|Original Published Date: Dec. 20, 2013|
After winning it all for the second time in three years in 2012, the San Francisco Giants had a disappointing 2013 season finishing ten games under .500 and missing the playoffs. One of their first moves after the season ended was to sign Tim Lincecum to a surprising two-year, $35 million dollar contract. While this decision was likely ownership driven, it’s a move not totally uncommon for Champions – reward the players that got you there.
Another attribute common for World Series Champions, is the toll that “going for it” can have on their minor league system. Not only do they trade away talent in hopes of making it to the dance (see Zach Wheeler), they sign free agents; forfeiting valuable high draft picks, and because they are winning, they just pick lower than everyone else. It’s the ebb and flow of major league baseball franchises that I believe is the soul of our great game. You try to win it all and worry about the consequences and the rebuilding process later.
The Giants find themselves in this situation today. Their minor league system is weak and their major league team is getting older. Additionally, they have a committed payroll of over $132 million dollars for 2014 and are not finished building their team.
The minor league system has one impact talent in right-handed Kyle Crick. While Crick’s arsenal says number two starter, his control is inconsistent and therefore his ceiling is far from certain. The rest of the top ten consists primarily of interesting pitching talent that profile from bullpen arms to number three starters.
Clayton Blackburn has put up terrific numbers over the past two years but the arsenal and projection put his ceiling at a number three. Lefties Edwin Escobar, Ty Blach, and Adalbarto Mejia all have good arms with Escobar and Blach having the best chance to contribute in San Francisco by 2015.
The positional players are weak with Mac Williamson and Andrew Susac the two highest ranked bats. Williamson had a terrific year in 2013 but there is swing and miss in his game and concern that his 25 home runs were Cali League driven. Susac has talent and plenty of raw power but as with Williamson, has a lot of swing and miss in his game.
It’s not dire by any stretch for the Giants as they are just one year removed from winning it all. However, their hand doesn’t look great and they could use an infusion of talent – particularly positional talent. However, doing that will signal the end of an era – but what an era it has been.
|2014 Age: 21||Ceiling: #2 starter|
|Ht: 6-4 Weight: 220||Bats: Right Throws:Right
Kyle Crick has one of the most talented arms in all of the minor leagues but his inconsistencies are starting to worry many as the command has yet to develop.
The arsenal is impressive. His four seam fastball sits 94-96 MPH and explodes out of his hand. He also throws a mid-80’s slider that has nice two-plane cutting action and can miss bats. He also throws a change-up, which is behind his other two pitches. It does show promise and should develop into at least an average pitch if not more. It’s a top-of-the-rotation arsenal, if only he had command of it.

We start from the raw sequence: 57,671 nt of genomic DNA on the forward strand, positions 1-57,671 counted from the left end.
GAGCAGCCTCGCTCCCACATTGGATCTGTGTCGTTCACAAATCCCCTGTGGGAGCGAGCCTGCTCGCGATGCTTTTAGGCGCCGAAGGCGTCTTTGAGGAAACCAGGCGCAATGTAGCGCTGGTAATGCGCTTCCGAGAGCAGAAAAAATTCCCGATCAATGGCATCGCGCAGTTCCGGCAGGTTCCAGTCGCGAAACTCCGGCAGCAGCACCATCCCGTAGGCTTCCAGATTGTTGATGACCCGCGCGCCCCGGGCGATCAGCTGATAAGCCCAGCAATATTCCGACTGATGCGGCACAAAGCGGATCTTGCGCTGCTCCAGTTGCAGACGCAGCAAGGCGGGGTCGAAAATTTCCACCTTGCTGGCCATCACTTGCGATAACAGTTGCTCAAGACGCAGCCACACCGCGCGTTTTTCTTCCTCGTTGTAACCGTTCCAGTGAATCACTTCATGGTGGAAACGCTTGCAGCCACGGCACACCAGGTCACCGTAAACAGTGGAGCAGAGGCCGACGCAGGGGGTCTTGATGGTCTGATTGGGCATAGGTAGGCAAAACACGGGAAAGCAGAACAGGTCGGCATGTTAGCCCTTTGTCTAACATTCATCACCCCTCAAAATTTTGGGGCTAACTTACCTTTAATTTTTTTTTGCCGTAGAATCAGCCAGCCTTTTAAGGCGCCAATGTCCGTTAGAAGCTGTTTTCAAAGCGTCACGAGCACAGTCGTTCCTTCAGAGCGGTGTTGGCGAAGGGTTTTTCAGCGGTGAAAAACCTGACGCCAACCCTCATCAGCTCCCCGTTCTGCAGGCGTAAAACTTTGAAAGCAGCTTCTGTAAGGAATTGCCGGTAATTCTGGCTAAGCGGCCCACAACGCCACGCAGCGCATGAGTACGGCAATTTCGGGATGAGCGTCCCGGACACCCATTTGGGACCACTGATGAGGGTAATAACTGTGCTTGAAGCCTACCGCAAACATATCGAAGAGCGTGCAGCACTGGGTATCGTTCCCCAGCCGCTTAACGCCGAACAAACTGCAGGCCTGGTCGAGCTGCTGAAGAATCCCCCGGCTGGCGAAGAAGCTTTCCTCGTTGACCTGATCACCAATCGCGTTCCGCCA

In 68.2 innings in San Jose in the California League he walked just over five batters per nine; which was only slightly better than what he did in 2012. To his defense, his season was interrupted by a two month stint on the disabled list with an oblique strain. While lost development time is never good for a young arm, when I saw him in the Arizona Fall League in October, it was candidly more of the same – a bat missing arsenal that he can’t yet control.
With a poor walk rate, you would expect to find poor pitching mechanics but in fact, they are actually pretty good. If anything I would call them mechanical. It’s like he’s thinking about every one of his pitches as he releases. That said, his posture, stride, and balance are all good; he’s just not throwing strikes.
Crick should start 2014 in Richmond in the Eastern League and given his past results, the Giants would be well served to keep him there for the entire year. The arm is elite but unless he can control the arsenal, he could be destined for the bullpen.
Fantasy Impact: Kyle Crick just turned 21-years-old, so time is still on his side. He still has the ceiling of a number two starter with the potential for high strikeout totals but ratios that don’t match. He’s a top 75 prospect for me which will probably put me as low-man on the Crick totem pole.
|2014 Age: 21||Ceiling: #3 starter|
|Ht: 6-3 Weight: 220||Bats: Right Throws:Right
Kyle Crick still gets all the press as his overall arsenal is a grade above Clayton Blackburn but Blackburn continues to be the better pitcher. It’s really the difference between upside and current performance as Crick has more potential but Blackburn has the higher floor. That floor is a back-of-the-rotation major league starting pitcher with a ceiling of a number three.